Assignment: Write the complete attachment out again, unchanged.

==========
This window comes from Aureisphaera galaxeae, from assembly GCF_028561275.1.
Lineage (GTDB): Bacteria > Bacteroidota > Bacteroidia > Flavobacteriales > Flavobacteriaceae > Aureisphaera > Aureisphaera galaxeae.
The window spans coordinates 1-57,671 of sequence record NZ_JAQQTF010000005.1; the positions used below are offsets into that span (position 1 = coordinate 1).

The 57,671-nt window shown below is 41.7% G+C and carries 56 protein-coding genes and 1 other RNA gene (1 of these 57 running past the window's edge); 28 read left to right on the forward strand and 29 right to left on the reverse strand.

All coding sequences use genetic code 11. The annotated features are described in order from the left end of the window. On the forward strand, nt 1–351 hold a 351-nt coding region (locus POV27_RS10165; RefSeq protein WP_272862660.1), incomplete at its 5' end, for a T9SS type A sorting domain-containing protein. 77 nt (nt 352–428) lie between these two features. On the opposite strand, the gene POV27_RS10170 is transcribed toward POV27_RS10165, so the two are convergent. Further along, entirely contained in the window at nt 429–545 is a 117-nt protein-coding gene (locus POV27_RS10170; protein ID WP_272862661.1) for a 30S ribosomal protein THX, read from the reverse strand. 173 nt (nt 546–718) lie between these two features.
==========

This window comes from Aureisphaera galaxeae, from assembly GCF_028561275.1.
Lineage (GTDB): Bacteria > Bacteroidota > Bacteroidia > Flavobacteriales > Flavobacteriaceae > Aureisphaera > Aureisphaera galaxeae.
The window spans coordinates 1-57,671 of sequence record NZ_JAQQTF010000005.1; the positions used below are offsets into that span (position 1 = coordinate 1).

The 57,671-nt window shown below is 41.7% G+C and carries 56 protein-coding genes and 1 other RNA gene (1 of these 57 running past the window's edge); 28 read left to right on the forward strand and 29 right to left on the reverse strand.

All coding sequences use genetic code 11. The annotated features are described in order from the left end of the window. On the forward strand, nt 1–351 hold a 351-nt coding region (locus POV27_RS10165; RefSeq protein WP_272862660.1), incomplete at its 5' end, for a T9SS type A sorting domain-containing protein. 77 nt (nt 352–428) lie between these two features. On the opposite strand, the gene POV27_RS10170 is transcribed toward POV27_RS10165, so the two are convergent. Further along, entirely contained in the window at nt 429–545 is a 117-nt protein-coding gene (locus POV27_RS10170; protein ID WP_272862661.1) for a 30S ribosomal protein THX, read from the reverse strand. 173 nt (nt 546–718) lie between these two features.